Despite a recent setback, Minneapolis City Council Member Jacob Frey says he hasn't given up trying to beautify 70 unsightly surface parking lots downtown. Good for him. It's high time someone at City Hall tried to get defiant surface lot owners to comply with ordinances already on the books. Those ordinances generally require the kind of landscaping and upkeep now common in other cities but are, for some reason, too heavy a burden for local owners.
"There's no other single action we could take that would improve downtown more than to beautify or eliminate these surface lots," Frey said.
He's right about that. For competitive reasons, the city is in the midst of updating its downtown into a friendlier, more walkable environment for residential and business growth. To accomplish that, it must vastly improve what planners call "the consistency of the pedestrian experience."
To understand what that means, think of your last visit to an appealing city or town and how, block after block, you walked through attractive, interesting places. In none of those great cities did you encounter seas of surface parking lots, and surely not the shabby, weedy lots of Minneapolis with their crumbling pavement, broken fences, lack of landscaping and an attitude that seems to announce: "We don't care."
But what appears like a simple fix has, for the city, turned into an impossible task — at least so far. Frey's initiative required lot owners to submit plans for landscaping and other improvements by October. But owners, after ignoring the law for years, continued to balk. One filed an appeal with the city's zoning administrator and won. The result seems to have rendered meaningless the city's enforcement efforts.
Siding with the owners, the administrator ruled that state law protects parking lots from the more robust landscaping requirements passed in 1999 because those requirements would reduce the capacity of the lots and thus cause a potential loss of business. Lot owner Brian Short pointed out that his lots and most of the others in question date to at least the 1980s, when landscaping requirements were minimal at best. "You simply can't change the rules in the middle of the game," he told a Star Tribune reporter.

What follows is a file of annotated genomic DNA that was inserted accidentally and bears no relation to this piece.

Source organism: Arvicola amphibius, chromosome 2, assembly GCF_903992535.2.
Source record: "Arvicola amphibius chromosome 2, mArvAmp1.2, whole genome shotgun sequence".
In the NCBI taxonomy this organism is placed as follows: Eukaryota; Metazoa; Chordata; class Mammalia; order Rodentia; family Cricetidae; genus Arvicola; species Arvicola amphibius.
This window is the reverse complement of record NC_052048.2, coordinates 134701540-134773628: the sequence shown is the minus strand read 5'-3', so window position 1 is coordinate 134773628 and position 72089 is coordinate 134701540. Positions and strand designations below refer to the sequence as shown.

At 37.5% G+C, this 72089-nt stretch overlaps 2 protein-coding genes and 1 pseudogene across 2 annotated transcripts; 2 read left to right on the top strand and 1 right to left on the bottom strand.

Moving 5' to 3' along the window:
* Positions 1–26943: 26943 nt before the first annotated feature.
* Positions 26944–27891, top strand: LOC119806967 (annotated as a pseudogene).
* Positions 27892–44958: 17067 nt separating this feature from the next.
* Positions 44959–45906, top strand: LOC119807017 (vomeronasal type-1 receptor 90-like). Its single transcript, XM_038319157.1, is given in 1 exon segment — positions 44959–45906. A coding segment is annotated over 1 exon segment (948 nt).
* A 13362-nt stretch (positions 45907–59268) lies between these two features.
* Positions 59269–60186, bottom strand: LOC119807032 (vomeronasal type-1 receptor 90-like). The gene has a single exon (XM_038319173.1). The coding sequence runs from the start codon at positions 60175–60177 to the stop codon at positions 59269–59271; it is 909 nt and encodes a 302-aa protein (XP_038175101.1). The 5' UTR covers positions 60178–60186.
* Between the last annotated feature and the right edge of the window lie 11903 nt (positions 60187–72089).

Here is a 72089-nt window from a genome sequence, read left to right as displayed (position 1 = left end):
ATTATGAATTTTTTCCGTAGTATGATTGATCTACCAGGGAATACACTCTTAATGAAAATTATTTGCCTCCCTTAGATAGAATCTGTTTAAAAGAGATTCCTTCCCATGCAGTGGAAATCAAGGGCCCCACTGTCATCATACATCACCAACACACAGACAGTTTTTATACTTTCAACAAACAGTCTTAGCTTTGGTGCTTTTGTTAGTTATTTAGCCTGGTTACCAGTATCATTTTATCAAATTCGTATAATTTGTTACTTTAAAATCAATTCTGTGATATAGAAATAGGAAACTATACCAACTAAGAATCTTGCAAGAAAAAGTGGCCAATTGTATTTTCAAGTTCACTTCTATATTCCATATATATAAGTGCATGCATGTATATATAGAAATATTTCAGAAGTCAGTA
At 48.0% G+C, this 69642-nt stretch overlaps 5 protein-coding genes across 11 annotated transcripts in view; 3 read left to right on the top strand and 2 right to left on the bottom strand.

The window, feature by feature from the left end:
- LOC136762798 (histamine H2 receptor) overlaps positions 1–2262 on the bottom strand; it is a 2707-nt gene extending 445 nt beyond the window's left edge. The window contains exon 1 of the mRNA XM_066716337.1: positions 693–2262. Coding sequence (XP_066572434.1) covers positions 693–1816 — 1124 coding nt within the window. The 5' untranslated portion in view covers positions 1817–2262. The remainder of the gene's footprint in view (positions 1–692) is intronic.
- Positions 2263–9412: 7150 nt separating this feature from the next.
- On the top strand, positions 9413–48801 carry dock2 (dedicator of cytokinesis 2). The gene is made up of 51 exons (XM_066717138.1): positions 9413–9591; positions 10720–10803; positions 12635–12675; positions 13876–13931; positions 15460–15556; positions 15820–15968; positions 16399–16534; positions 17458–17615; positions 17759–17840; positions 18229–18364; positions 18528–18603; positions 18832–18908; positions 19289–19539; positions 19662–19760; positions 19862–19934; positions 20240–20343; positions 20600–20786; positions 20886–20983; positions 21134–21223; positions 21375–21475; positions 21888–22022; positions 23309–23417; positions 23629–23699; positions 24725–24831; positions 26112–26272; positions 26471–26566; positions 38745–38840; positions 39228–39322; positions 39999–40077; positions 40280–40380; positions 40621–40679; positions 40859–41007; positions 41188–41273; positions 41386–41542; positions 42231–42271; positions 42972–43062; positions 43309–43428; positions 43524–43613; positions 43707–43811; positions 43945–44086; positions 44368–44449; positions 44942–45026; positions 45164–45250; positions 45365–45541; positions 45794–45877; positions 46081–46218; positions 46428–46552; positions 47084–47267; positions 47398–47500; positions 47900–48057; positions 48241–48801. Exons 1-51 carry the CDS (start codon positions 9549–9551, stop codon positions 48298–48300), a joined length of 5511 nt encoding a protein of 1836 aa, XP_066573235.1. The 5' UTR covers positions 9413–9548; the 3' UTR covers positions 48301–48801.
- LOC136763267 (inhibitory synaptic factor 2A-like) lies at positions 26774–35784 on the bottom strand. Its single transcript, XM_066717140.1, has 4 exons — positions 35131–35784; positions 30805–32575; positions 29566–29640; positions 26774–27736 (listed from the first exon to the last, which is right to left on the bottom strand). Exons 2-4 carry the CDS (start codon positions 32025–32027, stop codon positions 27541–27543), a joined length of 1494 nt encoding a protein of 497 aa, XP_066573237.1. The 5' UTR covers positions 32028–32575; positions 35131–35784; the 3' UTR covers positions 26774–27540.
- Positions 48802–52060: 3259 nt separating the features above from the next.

Actually, cities change the rules of the game all the time. They pass new taxes and fees. They change rules on dining, drinking, bar hours, traffic patterns, street repairs and hundreds of other things that affect businesses, directly and indirectly. Cities have to change rules because markets and preferences are constantly shifting.
What was acceptable urban policy in 1970 — demolishing historic buildings and promoting surface parking lots — is recognized as terrible urban policy today. What was acceptable environmentally in 1970 is today considered a violation of stormwater management principles that urge more planting and more permeable surfaces.
While meeting the 1999 standards on landscaping and upkeep would impose extra costs on lot owners, including the loss of some spaces, Minneapolis has, for decades, borne the cost of neglect, ugliness and lost potential. It's a cost that's harder to calculate but no less real.
Both sides are at fault. The city shouldn't have passed ordinances that it didn't intend to enforce or that it could not successfully defend. Lot owners should have maintained their property, at least to minimal standards. They have, after all, enjoyed a sweetheart deal for decades: low taxes, no maintenance costs to speak of, no apparent civic pride and no pressure from city officials who seemed happy to turn a blind eye.
Council Member Lisa Goodman struck a positive blow in 2009 when she placed a moratorium on new surface lots downtown. Now, Frey's efforts, despite his frustrations, should be applauded and encouraged.
The current downtown building boom helps a bit. Frey estimates that one-third of the 70 commercial lots and 70 accessory lots (parking for employees, for example) will be redeveloped — including aging lots previously owned by the Star Tribune — or are being considered for redevelopment at some point.
Even so, that leaves scores of ugly surface lots that the city, it seems, is stuck with for the foreseeable future.